July 30 2014 Latest news:
Monday, April 14, 2014
Stunning examples of architectural excellence in Suffolk and Essex have been recognised at the industry’s most “rigorously assessed” awards night.
The Royal Institute of British Architects (RIBA) East of England architecture winners, announced on Thursday night, featured six local design schemes among the 10-strong list.
Aldeburgh featured prominently in the list, with three projects, including a “refined family home”, the “sympathetically integrated” Britten-Pears Archive and an “extraordinary” minimalist timber building.
David Roy, project architect at James Gorst Architects, said he was “delighted” to be awarded for his “brick box” project on Aldehouse Drive.
“It was really well supported by the local community and great to have the approval and recognition from such an important institution,” he said.
Judges praised the “deceptively simple design” and the locally sourced brick detailing that “lends a clarity and monolithic quality” to the boxes.
Saffron Walden-based architects, Kay Pilsbury Thomas, received a special conservation award for the “beautifully judged renovation” of Finchingfield Guildhall in north Essex.
The project was praised by judges as an ”excellent example” of uncovering the history of a building, which made a “significant contribution” to the community.
Lead architect Sibyl Thomas said: “The building is now enlivened, its fabric revealing stories of the building’s past, while embracing a cacophony of current community festivals, story-times and visitor days.”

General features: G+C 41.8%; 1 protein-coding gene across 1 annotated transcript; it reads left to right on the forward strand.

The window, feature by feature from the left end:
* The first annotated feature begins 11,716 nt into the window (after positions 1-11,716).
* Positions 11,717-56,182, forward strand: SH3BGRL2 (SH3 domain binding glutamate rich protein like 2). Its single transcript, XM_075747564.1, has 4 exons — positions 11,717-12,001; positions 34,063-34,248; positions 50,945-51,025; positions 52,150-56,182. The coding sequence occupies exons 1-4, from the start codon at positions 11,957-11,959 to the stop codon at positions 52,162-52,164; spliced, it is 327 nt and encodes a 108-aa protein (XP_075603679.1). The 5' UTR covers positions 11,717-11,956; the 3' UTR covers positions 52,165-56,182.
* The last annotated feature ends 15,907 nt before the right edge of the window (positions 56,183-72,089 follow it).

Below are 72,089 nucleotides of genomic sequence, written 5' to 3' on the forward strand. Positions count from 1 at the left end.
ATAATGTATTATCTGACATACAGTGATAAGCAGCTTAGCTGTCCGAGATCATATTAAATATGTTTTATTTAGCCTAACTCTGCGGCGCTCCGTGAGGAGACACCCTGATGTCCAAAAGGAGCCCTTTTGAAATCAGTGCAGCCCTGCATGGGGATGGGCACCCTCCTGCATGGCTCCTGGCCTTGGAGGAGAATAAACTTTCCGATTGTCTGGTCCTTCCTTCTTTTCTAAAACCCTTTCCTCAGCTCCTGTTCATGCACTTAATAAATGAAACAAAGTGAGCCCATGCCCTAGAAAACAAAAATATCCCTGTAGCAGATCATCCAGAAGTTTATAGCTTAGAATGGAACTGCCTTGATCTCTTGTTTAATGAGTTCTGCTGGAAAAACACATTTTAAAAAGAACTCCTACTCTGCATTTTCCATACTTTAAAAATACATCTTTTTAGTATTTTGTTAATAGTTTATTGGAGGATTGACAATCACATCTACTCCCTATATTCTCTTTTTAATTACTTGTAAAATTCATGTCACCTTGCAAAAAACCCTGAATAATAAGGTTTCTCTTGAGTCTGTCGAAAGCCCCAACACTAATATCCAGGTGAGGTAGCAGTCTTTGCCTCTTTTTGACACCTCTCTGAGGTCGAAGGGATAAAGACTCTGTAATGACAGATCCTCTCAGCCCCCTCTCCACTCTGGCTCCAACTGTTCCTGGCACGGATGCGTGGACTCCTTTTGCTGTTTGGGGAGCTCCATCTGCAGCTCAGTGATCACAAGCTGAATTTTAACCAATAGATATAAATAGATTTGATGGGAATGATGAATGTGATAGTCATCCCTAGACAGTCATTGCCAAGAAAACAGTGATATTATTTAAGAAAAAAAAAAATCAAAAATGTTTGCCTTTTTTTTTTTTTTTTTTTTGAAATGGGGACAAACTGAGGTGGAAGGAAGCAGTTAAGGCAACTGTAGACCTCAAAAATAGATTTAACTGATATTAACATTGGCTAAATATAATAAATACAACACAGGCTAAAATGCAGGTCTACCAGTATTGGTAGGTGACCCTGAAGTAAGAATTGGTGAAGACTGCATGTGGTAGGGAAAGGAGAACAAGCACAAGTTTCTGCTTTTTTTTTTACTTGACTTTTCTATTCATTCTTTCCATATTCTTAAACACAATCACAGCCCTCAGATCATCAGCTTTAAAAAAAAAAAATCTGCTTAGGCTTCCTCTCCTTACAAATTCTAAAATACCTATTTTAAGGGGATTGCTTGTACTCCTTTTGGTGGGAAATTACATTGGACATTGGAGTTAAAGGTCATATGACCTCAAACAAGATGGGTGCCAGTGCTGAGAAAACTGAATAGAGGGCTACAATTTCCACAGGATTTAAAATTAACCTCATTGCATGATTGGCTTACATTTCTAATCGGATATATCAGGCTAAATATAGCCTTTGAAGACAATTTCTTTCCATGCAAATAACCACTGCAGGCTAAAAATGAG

The High House Artists’ Studios project in Purfleet, Essex, won two special awards. Colchester based HAT Projects picked up the region’s Emerging Architect of the Year award and High House Production Park took Client of the Year.
Hana Loftus, director at HAT Projects, said it was a “real team effort”.
“It was a really exciting project,” she said. “There are not that many new build artists’ studios, so it was a fantastic opportunity to develop something a little bit different and we are delighted that RIBA recognised that.”
Judges described the project as an “extraordinarily economical scheme” that impressed with its “elegantly rational composition”.
Other winners included Hargood Close, an emergency housing scheme in Colchester, run by Family Mosaic and designed by Proctor & Matthews, which was recognised for its “craftsmanship and the dignity the scheme affords to its users”.
The Britten-Pears Archive in Aldeburgh, the biggest single composers archive in the world, built to commemorate the centenary of Benjamin Britten’s birth, also won an award for Stanton Williams architects.
Judges praised the “clarity and elegance” of the “comfortably, refined and holistic” building.
Chris Grogan, director of collections at the Britten-Pears Foundation, said he was delighted the building had been recognised with an award after such an important year for the organisation.
SOUP Architects picked up the final award on the night with its Broombank project in Aldeburgh, praised for creating an “extraordinary unfolding relationship to an expansive watery landscape” with an “exemplary control of light and views”.
Project leader Patrick Walls said his team were “very excited” to pick up their first major award.
“The real aim was to re-engage with the landscape,” he said.
“It’s all about reducing the impact and making the most of the stunning views of the river Alde.”